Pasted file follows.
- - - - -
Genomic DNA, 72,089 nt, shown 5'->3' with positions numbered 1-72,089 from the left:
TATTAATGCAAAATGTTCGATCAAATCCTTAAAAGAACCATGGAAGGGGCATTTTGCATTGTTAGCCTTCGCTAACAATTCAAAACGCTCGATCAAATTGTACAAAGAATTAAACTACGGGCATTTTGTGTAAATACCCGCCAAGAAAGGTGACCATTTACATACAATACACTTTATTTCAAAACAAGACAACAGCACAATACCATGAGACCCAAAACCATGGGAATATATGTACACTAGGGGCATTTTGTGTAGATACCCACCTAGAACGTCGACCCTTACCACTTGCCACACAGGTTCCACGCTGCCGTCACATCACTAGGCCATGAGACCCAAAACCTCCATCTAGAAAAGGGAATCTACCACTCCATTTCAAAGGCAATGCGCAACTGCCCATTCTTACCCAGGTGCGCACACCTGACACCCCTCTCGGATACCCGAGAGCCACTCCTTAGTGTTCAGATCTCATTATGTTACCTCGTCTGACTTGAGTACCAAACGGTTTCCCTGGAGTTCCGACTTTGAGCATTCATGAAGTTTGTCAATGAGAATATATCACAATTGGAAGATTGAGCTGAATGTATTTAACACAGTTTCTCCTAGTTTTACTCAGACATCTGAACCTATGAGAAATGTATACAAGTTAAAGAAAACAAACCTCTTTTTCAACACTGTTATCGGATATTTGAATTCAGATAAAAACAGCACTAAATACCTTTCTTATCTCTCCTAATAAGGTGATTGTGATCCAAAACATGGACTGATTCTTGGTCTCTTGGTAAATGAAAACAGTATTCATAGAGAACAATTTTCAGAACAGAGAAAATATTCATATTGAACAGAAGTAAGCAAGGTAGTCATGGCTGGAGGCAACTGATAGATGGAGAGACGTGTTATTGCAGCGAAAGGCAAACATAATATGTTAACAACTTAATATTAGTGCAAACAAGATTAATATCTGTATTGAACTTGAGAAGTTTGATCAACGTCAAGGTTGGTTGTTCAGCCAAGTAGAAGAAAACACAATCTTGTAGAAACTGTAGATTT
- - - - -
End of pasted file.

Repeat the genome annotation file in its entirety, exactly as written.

Genomic DNA, 72,089 nt, shown 5'->3' with positions numbered 1-72,089 from the left:
TATTAATGCAAAATGTTCGATCAAATCCTTAAAAGAACCATGGAAGGGGCATTTTGCATTGTTAGCCTTCGCTAACAATTCAAAACGCTCGATCAAATTGTACAAAGAATTAAACTACGGGCATTTTGTGTAAATACCCGCCAAGAAAGGTGACCATTTACATACAATACACTTTATTTCAAAACAAGACAACAGCACAATACCATGAGACCCAAAACCATGGGAATATATGTACACTAGGGGCATTTTGTGTAGATACCCACCTAGAACGTCGACCCTTACCACTTGCCACACAGGTTCCACGCTGCCGTCACATCACTAGGCCATGAGACCCAAAACCTCCATCTAGAAAAGGGAATCTACCACTCCATTTCAAAGGCAATGCGCAACTGCCCATTCTTACCCAGGTGCGCACACCTGACACCCCTCTCGGATACCCGAGAGCCACTCCTTAGTGTTCAGATCTCATTATGTTACCTCGTCTGACTTGAGTACCAAACGGTTTCCCTGGAGTTCCGACTTTGAGCATTCATGAAGTTTGTCAATGAGAATATATCACAATTGGAAGATTGAGCTGAATGTATTTAACACAGTTTCTCCTAGTTTTACTCAGACATCTGAACCTATGAGAAATGTATACAAGTTAAAGAAAACAAACCTCTTTTTCAACACTGTTATCGGATATTTGAATTCAGATAAAAACAGCACTAAATACCTTTCTTATCTCTCCTAATAAGGTGATTGTGATCCAAAACATGGACTGATTCTTGGTCTCTTGGTAAATGAAAACAGTATTCATAGAGAACAATTTTCAGAACAGAGAAAATATTCATATTGAACAGAAGTAAGCAAGGTAGTCATGGCTGGAGGCAACTGATAGATGGAGAGACGTGTTATTGCAGCGAAAGGCAAACATAATATGTTAACAACTTAATATTAGTGCAAACAAGATTAATATCTGTATTGAACTTGAGAAGTTTGATCAACGTCAAGGTTGGTTGTTCAGCCAAGTAGAAGAAAACACAATCTTGTAGAAACTGTAGATTT